• 35 2021er March 12, 2018, 5:55 pm

    @Gadgetmind Your taxes will pay exactly 0% of our DB pension income floor!

  • 36 The Rhino March 12, 2018, 6:11 pm

    @FIW – I think that its safe to say, by observing those that have, thats its best not to put your head too far above the parapet in terms of espousing your intentions to retire early.

    Anyone wishing to promote themselves in the media as such probably needs their head examining unless there is some very clear and considerable payback from the act of doing so.

    I agree its not too tricky to tread a grey-area where pretty much no-one knows what you’re getting up to. The working from home approach is possibly the very best as it attracts a very neutral response, i.e. its totally normal.

    You *could* claim to be unemployed – you may attract a sympathetic response. But I have a suspicion that could backfire.

    Certainly, to my mind, there is everything to lose and little to gain by proclaiming your joyous financial independence?

  • 37 IanT March 12, 2018, 7:44 pm

    @2012er Yes, I too had difficulty in deciding on which bond funds to use.

    I’ve settled on 5% (of the total SIPP) L&G Global Inflation Linked Bond Index, 5% Vanguard Global Short-term Bond Index, and 10% Vanguard UK Govt Bond Index.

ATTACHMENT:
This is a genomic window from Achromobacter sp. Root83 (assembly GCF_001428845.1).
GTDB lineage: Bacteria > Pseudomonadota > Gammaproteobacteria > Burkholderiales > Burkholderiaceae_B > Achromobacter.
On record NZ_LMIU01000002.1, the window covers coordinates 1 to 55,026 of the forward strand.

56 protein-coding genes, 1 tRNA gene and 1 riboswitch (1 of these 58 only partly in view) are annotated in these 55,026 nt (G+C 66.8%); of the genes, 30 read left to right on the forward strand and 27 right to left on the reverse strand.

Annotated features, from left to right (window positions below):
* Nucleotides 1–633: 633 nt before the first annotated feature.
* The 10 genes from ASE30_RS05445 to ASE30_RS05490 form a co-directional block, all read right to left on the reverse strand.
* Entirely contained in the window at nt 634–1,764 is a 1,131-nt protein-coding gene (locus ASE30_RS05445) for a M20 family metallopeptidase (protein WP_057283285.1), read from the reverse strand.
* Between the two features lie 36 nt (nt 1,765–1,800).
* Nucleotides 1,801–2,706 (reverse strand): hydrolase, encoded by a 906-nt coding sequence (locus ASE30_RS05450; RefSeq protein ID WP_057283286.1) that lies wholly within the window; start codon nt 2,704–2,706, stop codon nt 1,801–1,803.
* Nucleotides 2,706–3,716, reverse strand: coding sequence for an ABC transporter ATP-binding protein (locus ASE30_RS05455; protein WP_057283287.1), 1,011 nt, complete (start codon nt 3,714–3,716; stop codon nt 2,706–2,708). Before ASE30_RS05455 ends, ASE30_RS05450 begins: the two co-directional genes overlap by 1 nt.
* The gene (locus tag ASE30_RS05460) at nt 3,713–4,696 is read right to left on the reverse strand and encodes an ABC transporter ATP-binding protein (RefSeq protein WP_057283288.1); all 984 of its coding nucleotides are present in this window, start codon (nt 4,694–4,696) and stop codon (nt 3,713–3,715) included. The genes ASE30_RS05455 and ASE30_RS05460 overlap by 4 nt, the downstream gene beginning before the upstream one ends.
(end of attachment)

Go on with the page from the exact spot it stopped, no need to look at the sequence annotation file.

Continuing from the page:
I’ve little idea whether that’s a sensible mix, but they all charge <0.2% and it 'feels' right to have taken a bit of risk out of the overall picture.

  • 38 Hospitaller March 12, 2018, 7:56 pm


    “How extreme could socialism become?”
    Very, I think. I think of socialism as in essence people saying “I want to take more of your stuff”. It is often dressed up in a more kindly way for public consumption, but there it is in terms of the basic proposition. Then there’s another group of people who say “Hang on. Nice as I am da, da, da, there is a limit to how much of my stuff you can have”. And the comments above suggest that not a few of those people are thinking we have gone over that limit and need to start “regressing”. The point I was trying to make about our present income tax spread (or lack of it) is that it actually encourages the “hand over your stuff” mentality. If so many folk do not pay much income tax, then we can expect more of the same attitude than if things had been better spread.